The week’s most astounding developments from the neobiological frontier.

January 11, 2024

Fingerprints are not as unique as long believed

When a criminal suspect is arrested, police routinely take fingerprints of their thumbs and all eight fingers. Investigators do this because there’s a longstanding belief in the field of forensics that holds that just as fingerprints between any two people are unique, the prints from any two fingers on one person’s hand are also unique and unmatchable. Thus if you leave your thumb print at one crime scene and a print of your index finger at another, there was thought to be no way of knowing the same person committed both crimes. Turns out that’s not the case. The ridges and whorls of any two fingerprints from a single person are not as unique as we thought, according to researchers at Columbia University. Using an AI trained on a government database of some 60,000 fingerprints, they showed we simply are not looking at the right part of the fingerprint—work they claim could “increase forensic investigation efficiency by almost two orders of magnitude.” Press release

Saliency map highlights areas that contribute to the similarity between the two fingerprints from the same person. Gabe Guo/Columbia Engineering

Want to improve wellbeing on the job? Start with the workplace, not the worker.

Half of all companies in the United Kingdom have a formal, written “wellbeing strategy” for their workers, offering things like employee assistance programs, wellness apps, counseling, meditation rooms, and training in stress management, meditation, or mindfulness. But how effective are these interventions? A new study from the Wellbeing Research Center at the University of Oxford calls that into question. Based on survey data from 46,336 workers at 233 U.K. organizations, it finds little evidence supporting any benefit and “even some small indication of harm.” That may be due to how these formal strategies are conceived—they are based on interventions targeting individual workers, to presumably help them become the best versions of themselves. More effective may be strategies aimed at increasing wellbeing by improving the workplace. “Organizational interventions, such as changes to scheduling, management practices, staff resources, performance review, or job design appear more beneficial for improving wellbeing,” the study concludes. Industrial Relations Journal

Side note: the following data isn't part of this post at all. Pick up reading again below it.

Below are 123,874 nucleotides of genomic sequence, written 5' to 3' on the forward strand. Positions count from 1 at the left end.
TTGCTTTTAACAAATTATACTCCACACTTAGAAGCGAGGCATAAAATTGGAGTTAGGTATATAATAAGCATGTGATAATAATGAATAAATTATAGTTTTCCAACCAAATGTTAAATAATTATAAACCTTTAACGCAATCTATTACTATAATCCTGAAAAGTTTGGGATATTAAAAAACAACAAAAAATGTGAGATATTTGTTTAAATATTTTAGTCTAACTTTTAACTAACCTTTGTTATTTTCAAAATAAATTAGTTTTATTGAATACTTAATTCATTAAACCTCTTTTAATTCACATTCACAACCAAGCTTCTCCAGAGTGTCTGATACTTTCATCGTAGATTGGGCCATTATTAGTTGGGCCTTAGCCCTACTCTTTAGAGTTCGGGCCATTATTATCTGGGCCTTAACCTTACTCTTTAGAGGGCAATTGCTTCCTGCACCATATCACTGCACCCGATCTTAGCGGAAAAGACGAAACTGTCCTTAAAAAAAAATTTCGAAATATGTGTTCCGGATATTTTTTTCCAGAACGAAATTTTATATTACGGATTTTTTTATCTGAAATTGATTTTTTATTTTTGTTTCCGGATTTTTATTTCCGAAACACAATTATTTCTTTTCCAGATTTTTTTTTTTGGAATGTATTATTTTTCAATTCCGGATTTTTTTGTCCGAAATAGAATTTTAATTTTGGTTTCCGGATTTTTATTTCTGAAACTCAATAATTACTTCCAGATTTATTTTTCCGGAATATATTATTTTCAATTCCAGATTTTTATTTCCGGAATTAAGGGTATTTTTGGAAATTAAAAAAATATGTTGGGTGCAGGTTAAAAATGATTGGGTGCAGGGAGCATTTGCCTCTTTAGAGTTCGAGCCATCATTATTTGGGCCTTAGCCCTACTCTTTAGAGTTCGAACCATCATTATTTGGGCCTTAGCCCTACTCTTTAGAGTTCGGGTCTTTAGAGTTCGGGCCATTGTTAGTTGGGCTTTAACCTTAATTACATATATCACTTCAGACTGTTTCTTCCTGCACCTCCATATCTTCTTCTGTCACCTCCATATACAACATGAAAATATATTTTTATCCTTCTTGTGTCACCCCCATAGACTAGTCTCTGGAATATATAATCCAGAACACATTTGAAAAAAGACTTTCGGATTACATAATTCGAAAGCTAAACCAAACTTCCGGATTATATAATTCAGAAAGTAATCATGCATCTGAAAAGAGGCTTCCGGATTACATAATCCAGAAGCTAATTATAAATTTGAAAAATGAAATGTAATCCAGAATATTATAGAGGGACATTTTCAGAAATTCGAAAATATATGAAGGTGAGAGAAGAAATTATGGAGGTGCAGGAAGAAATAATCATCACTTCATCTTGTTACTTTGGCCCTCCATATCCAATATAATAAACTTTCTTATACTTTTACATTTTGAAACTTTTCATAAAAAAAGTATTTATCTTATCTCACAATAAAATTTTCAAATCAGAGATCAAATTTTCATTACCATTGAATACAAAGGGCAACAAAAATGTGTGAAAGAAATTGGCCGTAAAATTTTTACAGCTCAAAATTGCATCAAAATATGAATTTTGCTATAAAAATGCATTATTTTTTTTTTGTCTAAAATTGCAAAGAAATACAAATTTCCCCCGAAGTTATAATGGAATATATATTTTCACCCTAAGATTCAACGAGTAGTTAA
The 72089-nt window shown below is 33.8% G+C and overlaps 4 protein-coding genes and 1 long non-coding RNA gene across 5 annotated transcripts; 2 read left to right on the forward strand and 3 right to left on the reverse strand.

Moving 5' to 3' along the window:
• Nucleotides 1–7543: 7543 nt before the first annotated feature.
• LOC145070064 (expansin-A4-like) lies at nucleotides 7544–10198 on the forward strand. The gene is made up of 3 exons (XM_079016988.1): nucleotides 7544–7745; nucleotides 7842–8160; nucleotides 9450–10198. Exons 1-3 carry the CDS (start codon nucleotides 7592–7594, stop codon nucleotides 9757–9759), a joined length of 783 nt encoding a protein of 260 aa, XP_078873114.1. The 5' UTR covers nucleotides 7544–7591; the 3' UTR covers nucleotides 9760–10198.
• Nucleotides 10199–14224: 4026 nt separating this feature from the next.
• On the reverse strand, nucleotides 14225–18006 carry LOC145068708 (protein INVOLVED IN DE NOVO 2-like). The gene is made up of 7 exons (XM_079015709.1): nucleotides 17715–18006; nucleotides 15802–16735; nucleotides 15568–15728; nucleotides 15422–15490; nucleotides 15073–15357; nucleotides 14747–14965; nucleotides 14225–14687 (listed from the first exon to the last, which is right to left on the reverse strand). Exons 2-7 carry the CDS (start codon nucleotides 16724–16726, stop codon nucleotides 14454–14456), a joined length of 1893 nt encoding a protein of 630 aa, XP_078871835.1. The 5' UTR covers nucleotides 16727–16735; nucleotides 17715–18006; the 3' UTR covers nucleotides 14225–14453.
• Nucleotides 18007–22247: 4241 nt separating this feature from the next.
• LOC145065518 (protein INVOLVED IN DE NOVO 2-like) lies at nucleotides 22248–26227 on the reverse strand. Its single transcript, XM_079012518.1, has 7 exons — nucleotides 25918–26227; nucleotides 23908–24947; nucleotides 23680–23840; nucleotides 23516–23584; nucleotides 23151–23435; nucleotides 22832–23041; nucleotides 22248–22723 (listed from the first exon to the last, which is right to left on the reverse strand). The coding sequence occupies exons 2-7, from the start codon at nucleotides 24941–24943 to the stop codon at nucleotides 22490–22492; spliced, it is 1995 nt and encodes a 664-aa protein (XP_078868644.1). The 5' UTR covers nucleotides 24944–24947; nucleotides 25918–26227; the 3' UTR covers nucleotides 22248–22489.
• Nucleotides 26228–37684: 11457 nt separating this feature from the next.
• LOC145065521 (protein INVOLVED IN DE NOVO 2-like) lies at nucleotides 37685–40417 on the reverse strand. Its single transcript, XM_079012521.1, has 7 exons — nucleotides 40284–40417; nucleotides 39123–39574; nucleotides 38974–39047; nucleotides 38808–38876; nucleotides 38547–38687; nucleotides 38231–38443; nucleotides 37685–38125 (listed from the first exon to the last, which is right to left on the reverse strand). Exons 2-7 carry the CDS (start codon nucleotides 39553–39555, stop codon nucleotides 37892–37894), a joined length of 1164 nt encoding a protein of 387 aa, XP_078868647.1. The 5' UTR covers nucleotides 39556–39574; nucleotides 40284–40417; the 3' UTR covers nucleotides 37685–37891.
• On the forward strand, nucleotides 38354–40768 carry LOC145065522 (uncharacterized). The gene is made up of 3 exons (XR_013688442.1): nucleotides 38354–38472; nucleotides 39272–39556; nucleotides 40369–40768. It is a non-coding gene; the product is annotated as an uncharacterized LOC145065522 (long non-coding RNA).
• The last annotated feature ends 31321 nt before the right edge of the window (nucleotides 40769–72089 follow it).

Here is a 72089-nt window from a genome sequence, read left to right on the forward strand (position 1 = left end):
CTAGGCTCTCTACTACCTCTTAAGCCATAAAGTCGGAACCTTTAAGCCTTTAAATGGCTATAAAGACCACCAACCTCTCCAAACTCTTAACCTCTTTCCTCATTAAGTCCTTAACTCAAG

“Startling” secret of multiple sclerosis sucked from Bronze-Age bones

Some 175 researchers around the world, led by the University of Cambridge, University of Bristol, University of Copenhagen, Oxford University, and the University of California, Berkeley, have done a deep dive into the DNA of 5,000 people who lived in Western Europe and Asia thousands of years ago. Recovering DNA from the teeth and skeletal remains of these long-dead individuals allowed them to create what they call the world’s largest ancient human gene data bank. It has revealed how genes and diseases spread over time and provides new insight into debilitating diseases like multiple sclerosis (MS). MS rates are higher in Europe, they write, because carrying the genes that predisposed early Europeans to MS also protected them from infectious diseases their herds of sheep and cows carried. The work traces back the genes known to increase risk of Alzheimer’s and type 2 diabetes to their DNA roots among hunter-gatherers, and it also explains why Northern Europeans tend to be taller today than Southern Europeans. Nature

Cry me a Petri dish

Anybody who’s ever worked long hours in a biomedical research lab will be no stranger to the frustration and crying over one’s tissue culture. But for the first time in history, researchers at the Hubrecht Institute and University Medical Center Utrecht in the Netherlands have managed to get their tissue culture to cry for them. Describing their first organoid model of the conjunctiva, the thin tissue that covers the whites of the eye and coats the inside of the eyelids, the scientists say the cells in a dish mimic the function of actual human tissue, containing active mucus-producing goblet cells and the water-producing keratinocytes responsible for tears. A new tool for research and drug discovery, the organoid has already yielded an unexpected discovery, implicating something called a tuft cell in the eyes of people suffering allergies. Normally found in the lining of the gut and inside the epithelial lung airways, it now appears that these cells play a role in mediating tearing responses to allergies. Cell Stem Cell